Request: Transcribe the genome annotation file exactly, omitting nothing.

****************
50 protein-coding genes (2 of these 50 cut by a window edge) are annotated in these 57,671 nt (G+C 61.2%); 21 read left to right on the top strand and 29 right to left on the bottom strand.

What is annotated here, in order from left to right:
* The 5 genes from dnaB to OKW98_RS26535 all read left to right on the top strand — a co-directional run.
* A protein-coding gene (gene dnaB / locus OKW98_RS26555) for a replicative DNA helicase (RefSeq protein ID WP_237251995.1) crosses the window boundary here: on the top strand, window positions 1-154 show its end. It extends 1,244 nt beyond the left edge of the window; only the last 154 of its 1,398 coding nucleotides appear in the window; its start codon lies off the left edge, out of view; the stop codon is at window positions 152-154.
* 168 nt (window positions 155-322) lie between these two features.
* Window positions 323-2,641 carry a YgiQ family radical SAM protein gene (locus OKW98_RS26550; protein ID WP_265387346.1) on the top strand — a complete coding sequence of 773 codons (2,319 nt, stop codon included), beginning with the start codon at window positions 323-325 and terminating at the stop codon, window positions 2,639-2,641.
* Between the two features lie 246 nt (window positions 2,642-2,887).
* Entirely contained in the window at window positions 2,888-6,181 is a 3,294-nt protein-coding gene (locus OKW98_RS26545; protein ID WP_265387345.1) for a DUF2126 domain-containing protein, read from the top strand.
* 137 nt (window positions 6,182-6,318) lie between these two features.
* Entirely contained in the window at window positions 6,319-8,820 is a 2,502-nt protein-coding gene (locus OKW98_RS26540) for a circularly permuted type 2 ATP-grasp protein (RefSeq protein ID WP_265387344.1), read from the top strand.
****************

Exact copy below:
50 protein-coding genes (2 of these 50 cut by a window edge) are annotated in these 57,671 nt (G+C 61.2%); 21 read left to right on the top strand and 29 right to left on the bottom strand.

What is annotated here, in order from left to right:
* The 5 genes from dnaB to OKW98_RS26535 all read left to right on the top strand — a co-directional run.
* A protein-coding gene (gene dnaB / locus OKW98_RS26555) for a replicative DNA helicase (RefSeq protein ID WP_237251995.1) crosses the window boundary here: on the top strand, window positions 1-154 show its end. It extends 1,244 nt beyond the left edge of the window; only the last 154 of its 1,398 coding nucleotides appear in the window; its start codon lies off the left edge, out of view; the stop codon is at window positions 152-154.
* 168 nt (window positions 155-322) lie between these two features.
* Window positions 323-2,641 carry a YgiQ family radical SAM protein gene (locus OKW98_RS26550; protein ID WP_265387346.1) on the top strand — a complete coding sequence of 773 codons (2,319 nt, stop codon included), beginning with the start codon at window positions 323-325 and terminating at the stop codon, window positions 2,639-2,641.
* Between the two features lie 246 nt (window positions 2,642-2,887).
* Entirely contained in the window at window positions 2,888-6,181 is a 3,294-nt protein-coding gene (locus OKW98_RS26545; protein ID WP_265387345.1) for a DUF2126 domain-containing protein, read from the top strand.
* 137 nt (window positions 6,182-6,318) lie between these two features.
* Entirely contained in the window at window positions 6,319-8,820 is a 2,502-nt protein-coding gene (locus OKW98_RS26540) for a circularly permuted type 2 ATP-grasp protein (RefSeq protein ID WP_265387344.1), read from the top strand.